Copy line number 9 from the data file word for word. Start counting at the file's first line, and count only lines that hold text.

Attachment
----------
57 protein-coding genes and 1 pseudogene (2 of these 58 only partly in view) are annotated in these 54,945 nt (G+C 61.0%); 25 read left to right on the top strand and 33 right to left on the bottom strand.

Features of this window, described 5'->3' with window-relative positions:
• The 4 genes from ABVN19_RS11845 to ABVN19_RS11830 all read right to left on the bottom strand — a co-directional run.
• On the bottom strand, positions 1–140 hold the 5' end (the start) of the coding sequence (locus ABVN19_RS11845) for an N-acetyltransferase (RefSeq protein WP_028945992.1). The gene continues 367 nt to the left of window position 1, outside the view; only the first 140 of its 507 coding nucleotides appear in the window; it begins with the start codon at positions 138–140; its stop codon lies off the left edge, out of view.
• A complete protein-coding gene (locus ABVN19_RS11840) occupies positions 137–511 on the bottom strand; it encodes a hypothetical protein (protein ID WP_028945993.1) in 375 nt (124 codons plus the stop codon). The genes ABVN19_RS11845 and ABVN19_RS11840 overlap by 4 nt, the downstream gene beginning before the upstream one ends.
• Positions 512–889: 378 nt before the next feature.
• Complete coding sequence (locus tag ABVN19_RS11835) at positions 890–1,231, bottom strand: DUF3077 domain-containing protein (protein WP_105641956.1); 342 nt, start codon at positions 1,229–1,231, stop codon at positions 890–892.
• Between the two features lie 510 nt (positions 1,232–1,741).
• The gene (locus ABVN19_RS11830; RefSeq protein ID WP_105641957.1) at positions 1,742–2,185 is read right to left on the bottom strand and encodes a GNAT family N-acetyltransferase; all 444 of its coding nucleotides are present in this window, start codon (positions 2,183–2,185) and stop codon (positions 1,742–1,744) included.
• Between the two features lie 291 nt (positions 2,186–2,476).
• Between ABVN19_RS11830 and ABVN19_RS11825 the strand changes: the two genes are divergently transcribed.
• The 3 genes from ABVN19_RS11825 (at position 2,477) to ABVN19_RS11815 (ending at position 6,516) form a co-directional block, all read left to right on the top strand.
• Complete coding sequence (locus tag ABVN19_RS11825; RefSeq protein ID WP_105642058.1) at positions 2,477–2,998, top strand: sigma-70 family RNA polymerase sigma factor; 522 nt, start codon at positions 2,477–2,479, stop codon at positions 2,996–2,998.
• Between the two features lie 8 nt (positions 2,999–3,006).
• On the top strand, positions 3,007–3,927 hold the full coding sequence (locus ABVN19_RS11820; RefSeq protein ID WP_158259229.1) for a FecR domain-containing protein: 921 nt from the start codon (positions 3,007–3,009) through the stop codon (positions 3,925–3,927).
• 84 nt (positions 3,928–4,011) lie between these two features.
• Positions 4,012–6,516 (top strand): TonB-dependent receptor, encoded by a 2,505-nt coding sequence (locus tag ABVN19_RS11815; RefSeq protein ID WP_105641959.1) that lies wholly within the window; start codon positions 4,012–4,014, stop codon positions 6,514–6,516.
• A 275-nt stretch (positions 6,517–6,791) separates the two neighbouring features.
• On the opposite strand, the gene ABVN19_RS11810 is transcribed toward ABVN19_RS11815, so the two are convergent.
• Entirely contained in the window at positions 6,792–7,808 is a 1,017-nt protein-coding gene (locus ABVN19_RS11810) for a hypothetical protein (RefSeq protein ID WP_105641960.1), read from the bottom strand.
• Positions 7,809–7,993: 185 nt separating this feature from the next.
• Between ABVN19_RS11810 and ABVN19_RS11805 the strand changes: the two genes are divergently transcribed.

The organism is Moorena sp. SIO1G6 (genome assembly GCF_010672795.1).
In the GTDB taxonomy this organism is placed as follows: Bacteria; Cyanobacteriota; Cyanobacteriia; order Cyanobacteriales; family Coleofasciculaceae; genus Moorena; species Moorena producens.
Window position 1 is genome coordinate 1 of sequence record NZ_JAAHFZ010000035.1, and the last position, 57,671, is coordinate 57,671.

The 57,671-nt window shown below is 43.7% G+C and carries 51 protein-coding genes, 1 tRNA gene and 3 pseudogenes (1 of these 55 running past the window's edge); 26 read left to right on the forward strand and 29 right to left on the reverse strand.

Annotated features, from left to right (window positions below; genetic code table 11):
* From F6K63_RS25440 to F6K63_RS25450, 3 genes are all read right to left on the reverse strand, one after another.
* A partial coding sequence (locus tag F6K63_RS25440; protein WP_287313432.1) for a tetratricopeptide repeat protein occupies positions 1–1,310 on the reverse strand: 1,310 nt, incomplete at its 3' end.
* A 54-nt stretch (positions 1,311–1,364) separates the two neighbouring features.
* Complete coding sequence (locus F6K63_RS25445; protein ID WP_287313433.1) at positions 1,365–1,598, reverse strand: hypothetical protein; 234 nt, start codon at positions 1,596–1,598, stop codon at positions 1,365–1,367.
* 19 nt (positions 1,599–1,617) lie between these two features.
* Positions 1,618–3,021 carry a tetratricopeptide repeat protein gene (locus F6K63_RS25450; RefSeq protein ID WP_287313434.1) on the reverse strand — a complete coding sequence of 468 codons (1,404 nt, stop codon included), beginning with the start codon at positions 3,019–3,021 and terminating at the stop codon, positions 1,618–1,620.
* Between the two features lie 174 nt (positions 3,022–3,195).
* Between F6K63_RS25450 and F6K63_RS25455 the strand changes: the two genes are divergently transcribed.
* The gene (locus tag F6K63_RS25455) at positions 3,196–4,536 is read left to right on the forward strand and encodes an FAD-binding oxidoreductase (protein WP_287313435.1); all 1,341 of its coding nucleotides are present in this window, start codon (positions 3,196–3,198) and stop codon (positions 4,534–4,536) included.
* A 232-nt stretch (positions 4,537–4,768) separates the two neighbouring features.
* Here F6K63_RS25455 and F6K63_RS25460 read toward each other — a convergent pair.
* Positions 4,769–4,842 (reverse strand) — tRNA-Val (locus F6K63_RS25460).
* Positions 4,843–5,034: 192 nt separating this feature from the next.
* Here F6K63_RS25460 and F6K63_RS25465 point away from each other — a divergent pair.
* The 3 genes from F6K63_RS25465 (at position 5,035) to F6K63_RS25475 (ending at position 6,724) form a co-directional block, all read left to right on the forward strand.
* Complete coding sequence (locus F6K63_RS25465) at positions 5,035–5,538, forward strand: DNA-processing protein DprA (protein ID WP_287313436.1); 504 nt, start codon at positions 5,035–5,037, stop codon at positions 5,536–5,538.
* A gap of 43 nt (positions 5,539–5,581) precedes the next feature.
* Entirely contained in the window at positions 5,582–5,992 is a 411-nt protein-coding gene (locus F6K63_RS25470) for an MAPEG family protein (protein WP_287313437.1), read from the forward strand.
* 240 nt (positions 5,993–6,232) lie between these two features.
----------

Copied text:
• The gene (locus ABVN19_RS11830; RefSeq protein ID WP_105641957.1) at positions 1,742–2,185 is read right to left on the bottom strand and encodes a GNAT family N-acetyltransferase; all 444 of its coding nucleotides are present in this window, start codon (positions 2,183–2,185) and stop codon (positions 1,742–1,744) included.